Think about the last time you saw one dog “hug” another. It wasn’t a gesture of affection,
was it? No, it was either mating or a dominance display. Do you really want your dog
thinking your child is attempting either of those behaviors?
Children, especially preschoolers, rarely understand the concept of personal space. We
parents need to be sure that our dogs get some downtime away from the kids. It’s wearing
to have someone following you around all day, even if he means well. My kids know that if
the dog goes in his crate, they cannot talk to him or pet him until he chooses to come back
out. It gives the dog a private refuge where he’s not expected to be the local celebrity, the
center of attention.
Learning a bit about canine body language helps too. There is a set of behaviors—called
calming signals—dogs display when they are stressed. These serve two purposes: they are
an attempt at self-soothing, akin to thumb sucking, as well as a message to others that the
dog would like the situation to defuse. Watchful parents can step in when they see their dog
exhibiting these behaviors.
Lip licking—When a dog is a little anxious, he will often quickly stick out his tongue and lick
his lips. It’s usually just a fast, little flick. Watch your dog; this is one of the most common
signals I see.
Yawning—This is often mistaken for contentment. The dog is surrounded by kids, and he
lets out a big yawn. Isn’t that sweet? Nope, it’s a sign that he’s in a little over his head and
would appreciate your help.
Shaking off—We’ve all seen dogs shake off when they are wet, but this happens at other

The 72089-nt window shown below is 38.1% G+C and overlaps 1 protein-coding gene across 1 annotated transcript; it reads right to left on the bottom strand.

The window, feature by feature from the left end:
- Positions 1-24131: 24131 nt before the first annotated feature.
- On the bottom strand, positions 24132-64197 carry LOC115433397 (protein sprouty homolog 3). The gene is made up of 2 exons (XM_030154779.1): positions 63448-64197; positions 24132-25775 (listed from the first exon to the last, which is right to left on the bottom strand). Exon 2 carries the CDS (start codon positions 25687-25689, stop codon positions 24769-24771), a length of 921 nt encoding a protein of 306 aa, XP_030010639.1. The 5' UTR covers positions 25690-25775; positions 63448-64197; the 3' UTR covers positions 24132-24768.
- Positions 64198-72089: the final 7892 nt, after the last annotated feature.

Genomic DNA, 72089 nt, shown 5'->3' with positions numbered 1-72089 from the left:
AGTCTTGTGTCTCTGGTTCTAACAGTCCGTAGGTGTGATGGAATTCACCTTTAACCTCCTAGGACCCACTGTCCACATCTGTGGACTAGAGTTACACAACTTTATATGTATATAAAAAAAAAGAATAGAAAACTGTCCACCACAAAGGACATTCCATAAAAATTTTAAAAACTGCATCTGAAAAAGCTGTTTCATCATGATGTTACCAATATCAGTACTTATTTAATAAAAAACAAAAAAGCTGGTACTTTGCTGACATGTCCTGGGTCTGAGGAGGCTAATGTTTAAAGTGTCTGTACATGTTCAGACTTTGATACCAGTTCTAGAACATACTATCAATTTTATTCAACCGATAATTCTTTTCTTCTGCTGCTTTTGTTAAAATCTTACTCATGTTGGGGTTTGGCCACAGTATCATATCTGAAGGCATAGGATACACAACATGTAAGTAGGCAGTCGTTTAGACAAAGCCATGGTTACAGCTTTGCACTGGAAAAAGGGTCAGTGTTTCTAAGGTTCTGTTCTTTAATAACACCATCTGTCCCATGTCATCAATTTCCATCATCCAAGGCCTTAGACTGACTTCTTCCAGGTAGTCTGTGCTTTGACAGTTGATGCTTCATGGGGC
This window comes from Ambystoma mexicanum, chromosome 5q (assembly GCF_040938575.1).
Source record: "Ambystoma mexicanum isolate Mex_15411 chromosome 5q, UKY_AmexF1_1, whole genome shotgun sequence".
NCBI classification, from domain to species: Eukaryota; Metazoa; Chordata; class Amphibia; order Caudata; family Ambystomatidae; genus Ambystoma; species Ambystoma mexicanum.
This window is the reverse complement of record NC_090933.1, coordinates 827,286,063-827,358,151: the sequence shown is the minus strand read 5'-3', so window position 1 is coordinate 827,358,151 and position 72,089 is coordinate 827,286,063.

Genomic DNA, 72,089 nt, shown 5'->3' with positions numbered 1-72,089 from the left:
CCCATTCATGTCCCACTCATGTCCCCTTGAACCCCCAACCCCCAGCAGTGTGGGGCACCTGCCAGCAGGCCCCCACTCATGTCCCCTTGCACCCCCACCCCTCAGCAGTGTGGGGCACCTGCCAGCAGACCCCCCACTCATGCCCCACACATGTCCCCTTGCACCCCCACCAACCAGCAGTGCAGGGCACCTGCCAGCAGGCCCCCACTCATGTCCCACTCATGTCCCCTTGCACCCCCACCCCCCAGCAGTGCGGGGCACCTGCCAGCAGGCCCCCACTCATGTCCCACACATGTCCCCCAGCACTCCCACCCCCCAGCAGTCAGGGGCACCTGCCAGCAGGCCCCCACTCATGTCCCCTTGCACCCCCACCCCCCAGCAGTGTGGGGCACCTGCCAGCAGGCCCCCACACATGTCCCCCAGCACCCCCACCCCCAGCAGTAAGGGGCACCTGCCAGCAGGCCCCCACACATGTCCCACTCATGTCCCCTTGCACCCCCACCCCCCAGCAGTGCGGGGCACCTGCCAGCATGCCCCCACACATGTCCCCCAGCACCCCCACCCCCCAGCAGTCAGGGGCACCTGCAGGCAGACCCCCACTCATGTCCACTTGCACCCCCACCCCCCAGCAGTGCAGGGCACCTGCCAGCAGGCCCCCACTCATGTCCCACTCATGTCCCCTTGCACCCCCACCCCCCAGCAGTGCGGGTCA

times too. I liken it to a reset button on a video game. Time to shake off and start over. It will
happen right after something makes the dog uncomfortable, usually as he’s walking away.
Freezing—Watch out! Freezing is one step beyond a calming signal; it’s often a last-ditch
attempt to tell you to back off. Dogs typically freeze right before they snap or bite. That may
sound obvious, but one of the scariest things I ever saw was when an owner told me, “Lucy
loves to have kids hug her. Look how still she is.” It was a heart-stopping moment for me.
Lucy, thank goodness, did not bite, but she was definitely not enjoying the experience.
Spaying and neutering our pets helps too. Nearly 80 percent of dog bites come from intact
It’s important not to blame kids for being kids or dogs for being dogs. Let’s be realistic; it’s
impossible to control someone else’s behavior 100 percent, be it dog or child. We parents
can, however, teach dogs and kids to enjoy each other’s company more by building an
understanding of each other’s behavior—and in doing so, we will decrease that scary
number of annual dog bites and help ensure that our children are not bitten.
Colleen Pelar, CPDT, CDBC, author of Living with Kids and Dogs . . . Without Losing Your Mind, is America’
s Kids and Canines Coach. Colleen has more than 15 years’ experience as the go-to person for parents
trying to navigate kid-and-dog issues. Because every interaction between a child and a dog can be
improved by a knowledgeable adult, Colleen is committed to educating parents, children, and dog owners
on kid-and-dog relationships. For more information visit www.livingwithkidsanddogs.com.